Archive for the ‘El Salvador’ Category

When I lived in El Salvador I used to dream of coming to the United States because I thought life would be like what I saw in music videos. Kris Kross, M.C. Hammer, C+C Music Factory – I admired the style of the clothing and imagined the fun I would have living among such cool people. I imagined I would go to a school like Bayside High School on Saved by the Bell.

I’ve lived in the United States now for 15 years and needless to say, my life does not resemble the life of Zack Morris, but it’s okay. At least I finally understand the lyrics (sometimes) to the songs I listened to so often without comprehending any of the meaning.


[This post is in Spanish. English Translation HERE.]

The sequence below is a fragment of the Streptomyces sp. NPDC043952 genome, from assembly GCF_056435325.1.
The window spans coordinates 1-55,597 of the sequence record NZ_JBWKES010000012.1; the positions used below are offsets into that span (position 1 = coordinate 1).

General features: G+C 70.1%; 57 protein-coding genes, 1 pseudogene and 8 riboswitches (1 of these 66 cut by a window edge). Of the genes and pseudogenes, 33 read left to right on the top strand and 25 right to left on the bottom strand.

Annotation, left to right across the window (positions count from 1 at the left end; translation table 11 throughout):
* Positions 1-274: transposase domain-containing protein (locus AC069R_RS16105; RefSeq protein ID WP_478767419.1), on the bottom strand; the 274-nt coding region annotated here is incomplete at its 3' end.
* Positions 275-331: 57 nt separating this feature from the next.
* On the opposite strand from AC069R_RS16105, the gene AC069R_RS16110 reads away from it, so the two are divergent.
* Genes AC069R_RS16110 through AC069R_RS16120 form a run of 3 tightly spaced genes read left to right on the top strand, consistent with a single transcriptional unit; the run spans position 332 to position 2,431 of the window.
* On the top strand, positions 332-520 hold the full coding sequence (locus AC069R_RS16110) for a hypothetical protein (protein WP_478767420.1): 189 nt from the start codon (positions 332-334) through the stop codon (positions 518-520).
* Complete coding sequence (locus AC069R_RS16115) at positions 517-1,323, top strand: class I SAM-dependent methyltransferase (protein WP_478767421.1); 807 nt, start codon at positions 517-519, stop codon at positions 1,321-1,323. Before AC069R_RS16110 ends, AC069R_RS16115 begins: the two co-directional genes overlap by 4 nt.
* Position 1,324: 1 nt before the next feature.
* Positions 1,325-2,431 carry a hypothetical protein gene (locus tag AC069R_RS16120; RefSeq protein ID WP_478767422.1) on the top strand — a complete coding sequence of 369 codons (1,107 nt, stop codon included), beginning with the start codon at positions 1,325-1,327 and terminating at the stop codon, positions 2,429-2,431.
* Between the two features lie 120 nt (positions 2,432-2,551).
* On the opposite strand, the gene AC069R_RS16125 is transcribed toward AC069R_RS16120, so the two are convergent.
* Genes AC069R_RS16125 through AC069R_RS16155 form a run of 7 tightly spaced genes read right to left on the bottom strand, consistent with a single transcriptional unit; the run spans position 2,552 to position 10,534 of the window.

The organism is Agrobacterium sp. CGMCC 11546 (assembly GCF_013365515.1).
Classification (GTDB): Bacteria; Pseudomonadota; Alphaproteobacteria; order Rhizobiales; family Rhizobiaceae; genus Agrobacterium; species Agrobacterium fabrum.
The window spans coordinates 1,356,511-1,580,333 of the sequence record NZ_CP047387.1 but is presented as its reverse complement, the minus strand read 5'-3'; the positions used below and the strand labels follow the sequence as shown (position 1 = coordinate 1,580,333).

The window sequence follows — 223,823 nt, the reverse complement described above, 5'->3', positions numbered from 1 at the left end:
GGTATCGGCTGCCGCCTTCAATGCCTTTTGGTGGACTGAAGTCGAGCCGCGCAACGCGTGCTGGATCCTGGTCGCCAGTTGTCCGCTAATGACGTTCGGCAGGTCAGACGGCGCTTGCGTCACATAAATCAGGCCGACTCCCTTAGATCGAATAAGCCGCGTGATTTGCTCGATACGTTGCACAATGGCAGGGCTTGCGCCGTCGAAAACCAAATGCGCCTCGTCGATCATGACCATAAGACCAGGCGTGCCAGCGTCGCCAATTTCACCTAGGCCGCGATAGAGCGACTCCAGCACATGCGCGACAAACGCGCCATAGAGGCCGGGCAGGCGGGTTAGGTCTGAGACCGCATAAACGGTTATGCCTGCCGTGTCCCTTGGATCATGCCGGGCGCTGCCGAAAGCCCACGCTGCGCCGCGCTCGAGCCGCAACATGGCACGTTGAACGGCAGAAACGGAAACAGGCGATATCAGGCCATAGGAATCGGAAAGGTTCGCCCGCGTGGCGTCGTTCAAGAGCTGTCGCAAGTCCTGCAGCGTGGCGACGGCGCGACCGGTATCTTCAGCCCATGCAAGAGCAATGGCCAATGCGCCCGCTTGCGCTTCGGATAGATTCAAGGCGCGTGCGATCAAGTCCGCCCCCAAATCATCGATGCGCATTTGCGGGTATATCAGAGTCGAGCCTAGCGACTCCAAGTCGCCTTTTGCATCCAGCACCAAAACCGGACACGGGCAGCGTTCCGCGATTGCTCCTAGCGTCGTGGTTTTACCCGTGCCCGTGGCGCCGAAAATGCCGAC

Hace varios años yo estaba todavia en la escuela, mi escuela desidio hacer una excursión al Boquerón.

El Boquerón está como a 30 minutos de San Salvador. En aquel tiempo cuando yo fui con mi escuela la carretera no se encontraba en un buen estado, pero de todas maneras no impidio que fueramos a hace bonito paseo llegando sin ningun inconveniente.

Estando en ese lugar mis compañeros de escuela y yo nos sentamos a conversar de nuestras aventuras en la escuela. En determinado momento un amigo mio me pregunto ¿regresarias otra vez aqui?

Yo sin pensarlo le conteste sí. Pero cuando regrese sera con mis hijos y esposa así sera. Bueno alrededor de 15 años después regrese fue una experiencia que nunca olvidare y estoy feliz que mi familia conozca las maravillas de El Salvador.

My family and I returned from our trip to El Salvador a couple weeks ago. I am still trying to recover in various ways.